today, it is difficult to find examples of athletes who accept the
responsibility of role model and use their media attention to be a positive
influence. At BYU, there are dozens of great athletes who are also great human
beings. Even though I love sports of all types, I can't bring myself to
cheer for pro teams or even many college teams that are made up of players who,
outside of their sports talent, have few admirable qualities. I admire great
athletes who use their influence to be great role models in the community. BYU
athletic programs' primary focus should always be to produce these types of
athletes.It's unfortunate that many fans lose sight of the primary
mission of BYU, and unintentionally undermine that mission by unsportsmanlike
behavior at games or by being overly critical of the coaches and administration
in public forums. As fans, it is our job to be as exemplary as we hope our
players and coaches will be.
I have the same feeling as those in the article. It's easy to get caught
up in decisions coaches make. Hind sight is wonderful. The decision made by
Bronco in the Boise game seemed wrong to me at the time. As I think about it
that was a gutty decision. Had it turned out like he hoped he'd been a
genius. As it turned out he was not. Regardless I think sometimes it takes
courage to make choices. I support Bronco in his coaching. I love BYU for what
it stands for. I watch any sports on the BYU channel, volleyball (Men and
Women), basketball (Men and Women), Football etc over watching any other sports
program. I might add I started following BYU in 1952.Gary
I, too, agree with Mr. Lungberg's view ... for where the team is now. I
don't think Bronco's the right fit for where the team, according to
the AD and other school officials, wants the program to get to. Tom Holmoe, as
recently as his last press conference, talked about BCS bowls. As much as I like
the Cougs, they will not get a sniff of BCS respectability w/ Bronco at the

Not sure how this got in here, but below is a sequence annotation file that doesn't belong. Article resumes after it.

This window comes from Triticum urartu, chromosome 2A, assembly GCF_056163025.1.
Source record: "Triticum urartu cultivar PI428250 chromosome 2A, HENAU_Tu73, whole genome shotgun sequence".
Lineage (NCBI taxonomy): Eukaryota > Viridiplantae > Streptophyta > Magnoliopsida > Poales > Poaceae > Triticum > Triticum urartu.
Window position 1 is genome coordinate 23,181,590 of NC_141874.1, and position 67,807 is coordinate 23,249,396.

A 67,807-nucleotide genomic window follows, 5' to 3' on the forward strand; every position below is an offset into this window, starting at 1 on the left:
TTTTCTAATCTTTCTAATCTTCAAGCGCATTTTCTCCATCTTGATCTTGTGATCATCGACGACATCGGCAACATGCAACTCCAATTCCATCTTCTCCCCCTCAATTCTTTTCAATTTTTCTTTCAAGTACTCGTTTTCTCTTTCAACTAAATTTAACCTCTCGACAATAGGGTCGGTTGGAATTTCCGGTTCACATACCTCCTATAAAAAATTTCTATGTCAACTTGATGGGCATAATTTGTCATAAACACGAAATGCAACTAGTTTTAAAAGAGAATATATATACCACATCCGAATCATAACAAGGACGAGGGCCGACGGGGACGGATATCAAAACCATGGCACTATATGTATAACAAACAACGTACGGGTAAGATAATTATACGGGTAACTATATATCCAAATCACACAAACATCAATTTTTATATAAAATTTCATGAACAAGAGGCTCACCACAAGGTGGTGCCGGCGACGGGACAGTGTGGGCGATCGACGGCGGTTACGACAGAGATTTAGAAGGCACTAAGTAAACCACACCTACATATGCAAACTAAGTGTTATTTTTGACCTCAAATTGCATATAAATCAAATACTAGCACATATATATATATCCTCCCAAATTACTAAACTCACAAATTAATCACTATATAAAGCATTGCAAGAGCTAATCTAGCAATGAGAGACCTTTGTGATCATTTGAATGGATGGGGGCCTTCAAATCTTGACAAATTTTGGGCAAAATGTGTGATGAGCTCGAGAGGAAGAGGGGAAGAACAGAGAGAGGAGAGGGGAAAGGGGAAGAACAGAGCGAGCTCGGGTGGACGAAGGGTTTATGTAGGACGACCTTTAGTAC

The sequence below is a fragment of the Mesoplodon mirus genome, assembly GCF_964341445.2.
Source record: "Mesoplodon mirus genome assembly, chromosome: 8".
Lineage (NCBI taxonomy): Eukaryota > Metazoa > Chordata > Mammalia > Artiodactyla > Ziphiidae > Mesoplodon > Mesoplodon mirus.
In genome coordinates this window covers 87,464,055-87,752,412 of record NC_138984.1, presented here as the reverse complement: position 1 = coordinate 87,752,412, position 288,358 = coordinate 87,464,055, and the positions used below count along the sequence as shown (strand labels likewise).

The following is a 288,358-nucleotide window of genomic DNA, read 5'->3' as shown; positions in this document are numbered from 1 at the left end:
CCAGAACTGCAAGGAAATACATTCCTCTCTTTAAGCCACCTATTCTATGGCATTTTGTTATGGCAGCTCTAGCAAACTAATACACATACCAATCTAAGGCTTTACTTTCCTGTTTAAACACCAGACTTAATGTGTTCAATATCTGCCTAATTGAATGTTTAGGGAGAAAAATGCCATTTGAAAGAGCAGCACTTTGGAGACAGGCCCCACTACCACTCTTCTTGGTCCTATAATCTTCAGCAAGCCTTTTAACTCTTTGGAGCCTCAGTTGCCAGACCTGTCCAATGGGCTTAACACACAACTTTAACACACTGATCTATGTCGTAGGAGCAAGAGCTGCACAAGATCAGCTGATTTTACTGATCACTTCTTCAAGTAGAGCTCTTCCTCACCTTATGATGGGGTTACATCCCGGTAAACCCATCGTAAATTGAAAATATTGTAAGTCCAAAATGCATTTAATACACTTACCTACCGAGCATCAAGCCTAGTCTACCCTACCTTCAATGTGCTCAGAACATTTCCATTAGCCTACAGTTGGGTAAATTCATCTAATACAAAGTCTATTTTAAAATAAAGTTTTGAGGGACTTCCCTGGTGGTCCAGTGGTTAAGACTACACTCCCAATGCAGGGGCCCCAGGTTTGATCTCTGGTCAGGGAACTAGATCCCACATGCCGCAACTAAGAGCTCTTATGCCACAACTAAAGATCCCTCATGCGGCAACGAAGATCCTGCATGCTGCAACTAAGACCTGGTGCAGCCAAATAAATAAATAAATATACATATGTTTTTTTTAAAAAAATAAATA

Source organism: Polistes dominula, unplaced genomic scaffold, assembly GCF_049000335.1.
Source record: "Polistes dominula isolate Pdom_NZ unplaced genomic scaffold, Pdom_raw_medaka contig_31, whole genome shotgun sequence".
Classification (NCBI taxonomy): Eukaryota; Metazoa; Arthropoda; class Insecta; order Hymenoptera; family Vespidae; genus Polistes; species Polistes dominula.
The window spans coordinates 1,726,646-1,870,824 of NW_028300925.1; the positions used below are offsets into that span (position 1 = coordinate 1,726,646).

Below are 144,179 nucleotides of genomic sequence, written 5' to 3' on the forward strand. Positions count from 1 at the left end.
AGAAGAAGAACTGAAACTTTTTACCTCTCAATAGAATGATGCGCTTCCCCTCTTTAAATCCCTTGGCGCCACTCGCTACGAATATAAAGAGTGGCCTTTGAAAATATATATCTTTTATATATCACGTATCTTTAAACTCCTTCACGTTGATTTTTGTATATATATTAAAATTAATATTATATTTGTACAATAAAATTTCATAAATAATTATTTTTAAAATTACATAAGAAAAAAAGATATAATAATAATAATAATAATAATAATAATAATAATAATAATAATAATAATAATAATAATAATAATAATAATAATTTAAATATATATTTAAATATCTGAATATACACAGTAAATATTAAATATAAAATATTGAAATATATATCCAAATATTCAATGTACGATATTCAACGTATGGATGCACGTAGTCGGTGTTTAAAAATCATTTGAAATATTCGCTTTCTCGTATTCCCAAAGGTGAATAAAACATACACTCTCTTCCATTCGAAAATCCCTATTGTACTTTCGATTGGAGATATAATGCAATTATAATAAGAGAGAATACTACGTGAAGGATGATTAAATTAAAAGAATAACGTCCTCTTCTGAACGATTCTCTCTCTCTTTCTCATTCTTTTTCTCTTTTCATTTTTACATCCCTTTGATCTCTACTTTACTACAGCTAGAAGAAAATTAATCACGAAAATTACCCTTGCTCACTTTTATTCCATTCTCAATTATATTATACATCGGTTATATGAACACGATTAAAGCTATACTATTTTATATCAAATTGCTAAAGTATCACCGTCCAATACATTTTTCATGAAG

head, which is why I think the school has not extended his contract yet. If the
school though Bronco was the long-term solution to punch through the ceiling
into BCS respectibility, they would extended his contract. Bronco has also said
he wants to fulfill the terms of his current contract. I've said this
before, Bronco was THE perfect candidate to bring back the honor & dignity
of Cougs football. I just think he's fulfilled his mission to the school
This is an excellent, thoughtful article. I was greatly saddened by the
scandals around 2004. That was not BYU football. I'm grateful that Bronco
Mendenhall has brought honorable football back to BYU. But, gosh, I wish he
could do better than going for two against Boise State!
Hear hear! Agree with all this writer says. Go Bronco, Go Cougars!
i herd the minimum GPA to play football at BYU is 3.0 or a 3.3 with a lower ACT.
is this true? what is wrong with a 2.7 GPA athlet and with moral character and
lives the BYU standards? character who is a excellent football player with many
offers? I think he should be able to play at BYU as well since it may help them
to get to a BCS. Utah and I bet BSU has a lower gpa criteria for playing
So when coaches make mistakes they are not responsible? Sounds like the letter
of two weeks ago that blamed the fans for the problems of this past season.
I judge a college coach and especially a BYU coach by these standards:1) Are there players good citizens? Not expecting perfection here but
generally do they bring honor to the program in how they act off the field.2) Do they graduate?3) Do the players love and respect their
coach and school? Do they play hard for their coach?4) Does the
program win games?5) Does the program develop players for the next
level where innate ability to do such exists?I think BYU and Bronco
does well in these areas...